Holiday art events begin this week on campus. Click here for a list of the events being held on campus.



UTAH STREAM ACCESS LAW – LOG DRIVES AND NAVIGABILITY
Thursday, Dec. 3 | 12:15-1:15 p.m.
College of Law – S. J. Quinney (LAW)

Law logo
Cullen Battle, lead counsel in the recent Weber River navigability adjudication, will discuss a new approach to securing public recreational access to Utah’s rivers that involves the ancient doctrine of navigability and evidence of log drives that occurred in the late 1800’s.

Cullen is lead counsel for the plaintiff in Utah Stream Access Coalition v. Park, a case adjudicating the navigability of the Weber River. He received his law degree from the University of Virginia and has practiced at Fabian & Clendenin in Salt Lake City since 1981. He has served on the Utah Supreme Court’s Advisory Committee on Civil Procedure, the Utah Reclamation Mitigation and Conservation Commission, the Utah Solid and Hazardous Waste Control Board and Salt Lake City’s Public Utilities Advisory Committee. His areas of practice include public lands and environmental law, public utility law, land use law and complex real estate and commercial litigation. Cullen is an Adjunct Professor of Law at the University of Utah, where he teaches Environmental Law Practice.

Click here for more information.


FOOD STUDIES SEMINAR SERIES
Thursday, Dec. 3 | 4-5 p.m.
Orson Spencer Hall (OSH)
Food Studies Seminar
Join us for the “Food Studies Seminar Series: Investigating School Food Policies.”

Please use public transportation where available. Ride UTA and Google Maps provide the best route information.

Contact Adrienne.Cachelin@health.utah.edu with any questions.

 

 

 


FEARLESS: BALLET SHOWCASE
Thursday, Dec. 3 | 5:30-6:30 p.m.
Friday, Dec. 4 | 7:30 p.m.
Saturday, Dec. 5 | 2 p.m. and 7:30 p.m.
(Thursday) Marriott Center for Dance – Alice Sheets (MCD)
(Friday and Saturday) Hayes Christensen Theatre
Fearless
Fifteen University of Utah Department of Ballet student choreographers throw caution to the wind this fall for their upcoming showcase.

$12 Adult, $8 U faculty and staff, children and seniors.
Arts Pass event: FREE to U students with UCard.

Get your tickets here.

 

 


HOW TO WRITE A PERSONAL STATEMENT (OFICE OF UNDERGRADUATE RESEARCH UNDERGRADUATE RESEARCH EDUCATION SERIES)
Friday, Dec. 4 |10-11 a.m. 
Sill Center Large Conference Room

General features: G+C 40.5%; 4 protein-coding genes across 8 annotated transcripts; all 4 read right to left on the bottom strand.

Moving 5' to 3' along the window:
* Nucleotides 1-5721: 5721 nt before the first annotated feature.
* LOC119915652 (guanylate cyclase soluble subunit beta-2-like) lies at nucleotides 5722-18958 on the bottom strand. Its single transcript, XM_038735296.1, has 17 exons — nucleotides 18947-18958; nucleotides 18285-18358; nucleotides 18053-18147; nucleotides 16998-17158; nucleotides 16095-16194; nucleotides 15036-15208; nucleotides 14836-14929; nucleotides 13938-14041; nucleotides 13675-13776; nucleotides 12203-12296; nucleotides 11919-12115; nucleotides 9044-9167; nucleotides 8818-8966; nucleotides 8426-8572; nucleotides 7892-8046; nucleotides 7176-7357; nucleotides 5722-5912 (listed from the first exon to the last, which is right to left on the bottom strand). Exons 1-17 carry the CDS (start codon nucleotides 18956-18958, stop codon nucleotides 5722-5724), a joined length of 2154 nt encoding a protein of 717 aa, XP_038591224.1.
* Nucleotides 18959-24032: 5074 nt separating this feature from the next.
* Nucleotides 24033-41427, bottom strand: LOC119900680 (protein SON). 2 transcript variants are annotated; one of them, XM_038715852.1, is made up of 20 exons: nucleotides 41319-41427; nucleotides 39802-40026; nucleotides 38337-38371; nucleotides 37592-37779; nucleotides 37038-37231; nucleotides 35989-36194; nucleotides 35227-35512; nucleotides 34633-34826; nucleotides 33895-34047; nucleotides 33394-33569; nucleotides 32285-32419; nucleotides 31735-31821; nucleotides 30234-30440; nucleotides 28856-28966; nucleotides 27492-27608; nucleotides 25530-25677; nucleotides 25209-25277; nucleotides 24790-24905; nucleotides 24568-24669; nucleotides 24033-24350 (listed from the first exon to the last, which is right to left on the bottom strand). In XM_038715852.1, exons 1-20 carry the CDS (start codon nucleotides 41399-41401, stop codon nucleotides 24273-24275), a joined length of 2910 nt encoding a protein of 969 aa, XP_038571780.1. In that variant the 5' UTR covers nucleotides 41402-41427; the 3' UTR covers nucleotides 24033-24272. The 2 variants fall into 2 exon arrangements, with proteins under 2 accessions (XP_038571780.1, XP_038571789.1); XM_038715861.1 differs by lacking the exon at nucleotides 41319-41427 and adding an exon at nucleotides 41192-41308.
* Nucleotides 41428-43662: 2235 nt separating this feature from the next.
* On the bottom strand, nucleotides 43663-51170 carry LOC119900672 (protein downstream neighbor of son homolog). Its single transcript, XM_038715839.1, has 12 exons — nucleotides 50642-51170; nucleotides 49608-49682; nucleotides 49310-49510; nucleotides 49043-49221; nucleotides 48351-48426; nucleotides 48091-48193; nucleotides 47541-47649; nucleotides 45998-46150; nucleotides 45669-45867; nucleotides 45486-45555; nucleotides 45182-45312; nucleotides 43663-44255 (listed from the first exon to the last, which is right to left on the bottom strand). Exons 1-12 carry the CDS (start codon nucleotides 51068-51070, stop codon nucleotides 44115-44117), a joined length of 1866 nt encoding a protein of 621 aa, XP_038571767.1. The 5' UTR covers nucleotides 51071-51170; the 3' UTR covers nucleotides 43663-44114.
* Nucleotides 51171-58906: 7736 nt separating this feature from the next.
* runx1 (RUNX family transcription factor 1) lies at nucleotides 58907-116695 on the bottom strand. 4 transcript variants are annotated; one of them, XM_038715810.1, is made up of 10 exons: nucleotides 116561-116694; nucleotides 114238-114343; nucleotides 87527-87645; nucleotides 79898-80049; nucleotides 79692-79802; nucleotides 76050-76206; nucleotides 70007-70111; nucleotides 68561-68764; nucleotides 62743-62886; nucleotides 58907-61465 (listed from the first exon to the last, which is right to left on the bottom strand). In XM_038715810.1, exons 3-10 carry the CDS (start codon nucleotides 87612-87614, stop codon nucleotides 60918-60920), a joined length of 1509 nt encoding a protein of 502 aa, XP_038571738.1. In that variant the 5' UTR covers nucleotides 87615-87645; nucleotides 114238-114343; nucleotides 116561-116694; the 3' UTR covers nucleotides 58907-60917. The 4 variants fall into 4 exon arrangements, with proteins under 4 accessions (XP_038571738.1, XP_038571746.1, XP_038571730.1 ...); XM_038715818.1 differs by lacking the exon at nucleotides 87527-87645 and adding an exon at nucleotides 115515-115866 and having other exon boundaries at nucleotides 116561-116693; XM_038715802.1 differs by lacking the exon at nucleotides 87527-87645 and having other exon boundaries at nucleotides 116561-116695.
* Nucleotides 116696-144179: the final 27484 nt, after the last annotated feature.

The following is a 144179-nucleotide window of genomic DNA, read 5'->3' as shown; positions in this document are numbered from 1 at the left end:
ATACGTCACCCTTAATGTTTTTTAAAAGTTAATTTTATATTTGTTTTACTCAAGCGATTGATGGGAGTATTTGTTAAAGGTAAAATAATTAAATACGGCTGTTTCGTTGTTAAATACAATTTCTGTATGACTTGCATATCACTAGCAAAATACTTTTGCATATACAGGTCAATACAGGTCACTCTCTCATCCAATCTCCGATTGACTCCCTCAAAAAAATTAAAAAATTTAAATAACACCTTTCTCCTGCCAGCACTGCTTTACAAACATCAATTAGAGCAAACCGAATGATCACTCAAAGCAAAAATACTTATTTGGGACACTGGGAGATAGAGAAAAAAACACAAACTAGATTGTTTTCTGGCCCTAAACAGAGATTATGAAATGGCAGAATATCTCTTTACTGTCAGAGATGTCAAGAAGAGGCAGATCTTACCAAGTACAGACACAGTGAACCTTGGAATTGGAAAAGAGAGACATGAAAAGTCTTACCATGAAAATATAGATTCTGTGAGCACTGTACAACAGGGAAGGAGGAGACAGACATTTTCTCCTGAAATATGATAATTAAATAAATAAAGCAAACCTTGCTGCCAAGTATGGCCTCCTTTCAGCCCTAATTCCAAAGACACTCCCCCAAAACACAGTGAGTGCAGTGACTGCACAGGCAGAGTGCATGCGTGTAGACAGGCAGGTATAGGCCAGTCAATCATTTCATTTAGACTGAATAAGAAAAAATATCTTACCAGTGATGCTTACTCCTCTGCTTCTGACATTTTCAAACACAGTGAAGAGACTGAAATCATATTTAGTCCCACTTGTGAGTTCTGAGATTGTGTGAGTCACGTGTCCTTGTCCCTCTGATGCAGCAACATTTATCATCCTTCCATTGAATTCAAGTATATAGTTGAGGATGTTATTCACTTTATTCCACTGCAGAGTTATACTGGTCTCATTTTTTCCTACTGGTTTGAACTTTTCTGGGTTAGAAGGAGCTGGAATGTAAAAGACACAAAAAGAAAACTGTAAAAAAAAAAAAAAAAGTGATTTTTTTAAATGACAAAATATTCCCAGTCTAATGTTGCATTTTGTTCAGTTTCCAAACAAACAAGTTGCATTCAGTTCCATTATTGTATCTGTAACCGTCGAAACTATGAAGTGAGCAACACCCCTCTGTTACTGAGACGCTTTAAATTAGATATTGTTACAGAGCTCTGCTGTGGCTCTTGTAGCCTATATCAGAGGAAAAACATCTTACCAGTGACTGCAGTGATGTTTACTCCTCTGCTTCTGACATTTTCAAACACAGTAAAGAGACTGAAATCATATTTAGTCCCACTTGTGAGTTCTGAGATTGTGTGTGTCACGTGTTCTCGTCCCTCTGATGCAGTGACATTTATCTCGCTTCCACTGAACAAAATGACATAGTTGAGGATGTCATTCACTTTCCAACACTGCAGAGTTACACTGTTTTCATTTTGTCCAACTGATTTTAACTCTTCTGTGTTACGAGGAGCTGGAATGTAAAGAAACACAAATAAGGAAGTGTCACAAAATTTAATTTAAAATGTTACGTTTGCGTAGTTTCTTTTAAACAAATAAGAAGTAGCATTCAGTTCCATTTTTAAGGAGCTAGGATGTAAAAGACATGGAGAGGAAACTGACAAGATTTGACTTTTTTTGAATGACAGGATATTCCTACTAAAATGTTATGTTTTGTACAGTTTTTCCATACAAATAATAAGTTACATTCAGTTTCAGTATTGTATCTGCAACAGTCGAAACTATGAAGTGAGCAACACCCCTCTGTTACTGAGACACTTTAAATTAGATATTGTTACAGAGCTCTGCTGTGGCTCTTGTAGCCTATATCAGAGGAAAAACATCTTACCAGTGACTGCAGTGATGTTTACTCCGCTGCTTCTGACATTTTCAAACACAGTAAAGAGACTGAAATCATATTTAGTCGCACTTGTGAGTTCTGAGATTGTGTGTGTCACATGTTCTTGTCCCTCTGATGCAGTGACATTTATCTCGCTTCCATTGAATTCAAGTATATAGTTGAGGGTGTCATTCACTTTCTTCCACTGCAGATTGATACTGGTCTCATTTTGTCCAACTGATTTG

In this seminar you will learn about what content goes into an effective personal statement and how to structure your personal statement.  Personal statements are necessary for graduate, medical, and professional school applications, as well as for many job applications.  This seminar will be useful to students at any point in their education.


FRIDAYS WITH FACULTY: INES THIEBAUT
Friday, Dec. 4 | 12 p.m.
Dumke Recital Hall
Friday with faculty
“Symmetry and Aggregate Completion in Mario Davidovsky’s Quartettos”

 

 

 

 


MENOTTI’S AMAHL AND THE NIGHT VISITORS
Saturday, Dec. 5 | 7:30-8:30 p.m.
Libby Gardner Concert Hall
Menotti's Amahl and night visitors
$10 tickets for adults, $5 for students and seniors.
Available by calling 801-531-7501 or at the door with cash, check or credit card.

Visit saltlakesymphony.org for more information.

 

 

 


UNIVERSES: LIVE FROM THE EDGE
Saturday, Dec. 5 | 7:30 p.m.
Kingsbury Hall

UniversesFusing poetry, jazz, hip-hop, Spanish bolero, and Southern blues, UNIVERSES redefines what theater is and who it speaks to. In Live From the Edge, the award-winning ensemble performs a collection of their best work over the past 20 years plus a sampling of their upcoming project featuring the unpublished poetry of August Wilson.

$20 general public
$5 for U students with UCard
$10 for non-U students with school ID
$10 for youth 18 and under
U staff/faculty save 10 percent with UCard

For more information, click here.

 


‘SECRETS OF THE GREATEST SNOW ON EARTH’
Sunday, Dec. 6 | 3-4 p.m.
Marriott Library
greatest-snow-on-earth

The author of “Secretes of the Greatest Snow on Earth,” Dr. Jim Steenburgh, is a professor of meteorology at the University of Utah, with meteorology degrees from Penn State and the University of Washington. He will be discussing his book here at the Gould.

For more information, visit lib.utah.edu.

 

 

 

 

 


INTERGENERATIONAL POVERTY IN UTAH
Monday, Dec. 7 | 3:30-4:30 p.m.

Orson Spencer Hall (OSH), Hinckley Caucus, Room 255
Intergenerational.Poverty
Recent Findings from Department of Workforce Services 2015 Report
John Pierpont – Executive Director, Utah Department of Workforce Services

Casey Cameron – Deputy Director, Utah Department of Workforce Services

Tracy Gruber – Director of the Office of Child Care, Utah Department of Workforce Services,
Senior Advisor of the Intergenerational Poverty Initiative

 

 

 

 


‘GLIMPSE’
Nov. 16 – Jan. 29, 2016
Marriot Library, level four
Glimpse
Rare Books is pleased to support the Book Arts Program with its historic, fine press, and artists’ books collections. “Glimpse” features these and many other book artists represented in our collections.

 

 

 

 


Highlighted Events